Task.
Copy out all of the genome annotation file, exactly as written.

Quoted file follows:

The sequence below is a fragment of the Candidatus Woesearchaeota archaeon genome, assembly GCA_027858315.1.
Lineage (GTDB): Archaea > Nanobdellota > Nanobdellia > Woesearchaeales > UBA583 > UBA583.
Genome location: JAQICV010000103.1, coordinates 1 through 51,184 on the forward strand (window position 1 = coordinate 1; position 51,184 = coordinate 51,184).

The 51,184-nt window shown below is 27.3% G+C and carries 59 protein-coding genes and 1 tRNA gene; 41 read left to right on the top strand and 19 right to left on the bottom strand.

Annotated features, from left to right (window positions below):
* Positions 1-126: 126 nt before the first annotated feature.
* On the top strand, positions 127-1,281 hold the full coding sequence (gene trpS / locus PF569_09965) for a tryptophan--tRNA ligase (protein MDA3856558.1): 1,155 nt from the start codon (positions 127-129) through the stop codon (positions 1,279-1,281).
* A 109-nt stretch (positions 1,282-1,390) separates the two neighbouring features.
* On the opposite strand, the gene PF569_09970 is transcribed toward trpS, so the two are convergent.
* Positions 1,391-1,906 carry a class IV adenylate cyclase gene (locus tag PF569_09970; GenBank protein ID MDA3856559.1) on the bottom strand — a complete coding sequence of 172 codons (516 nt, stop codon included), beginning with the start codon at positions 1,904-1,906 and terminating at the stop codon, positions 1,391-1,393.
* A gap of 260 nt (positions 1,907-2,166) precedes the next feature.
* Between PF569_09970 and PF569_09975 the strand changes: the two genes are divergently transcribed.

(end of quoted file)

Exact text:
The sequence below is a fragment of the Candidatus Woesearchaeota archaeon genome, assembly GCA_027858315.1.
Lineage (GTDB): Archaea > Nanobdellota > Nanobdellia > Woesearchaeales > UBA583 > UBA583.
Genome location: JAQICV010000103.1, coordinates 1 through 51,184 on the forward strand (window position 1 = coordinate 1; position 51,184 = coordinate 51,184).

The 51,184-nt window shown below is 27.3% G+C and carries 59 protein-coding genes and 1 tRNA gene; 41 read left to right on the top strand and 19 right to left on the bottom strand.

Annotated features, from left to right (window positions below):
* Positions 1-126: 126 nt before the first annotated feature.
* On the top strand, positions 127-1,281 hold the full coding sequence (gene trpS / locus PF569_09965) for a tryptophan--tRNA ligase (protein MDA3856558.1): 1,155 nt from the start codon (positions 127-129) through the stop codon (positions 1,279-1,281).
* A 109-nt stretch (positions 1,282-1,390) separates the two neighbouring features.
* On the opposite strand, the gene PF569_09970 is transcribed toward trpS, so the two are convergent.
* Positions 1,391-1,906 carry a class IV adenylate cyclase gene (locus tag PF569_09970; GenBank protein ID MDA3856559.1) on the bottom strand — a complete coding sequence of 172 codons (516 nt, stop codon included), beginning with the start codon at positions 1,904-1,906 and terminating at the stop codon, positions 1,391-1,393.
* A gap of 260 nt (positions 1,907-2,166) precedes the next feature.
* Between PF569_09970 and PF569_09975 the strand changes: the two genes are divergently transcribed.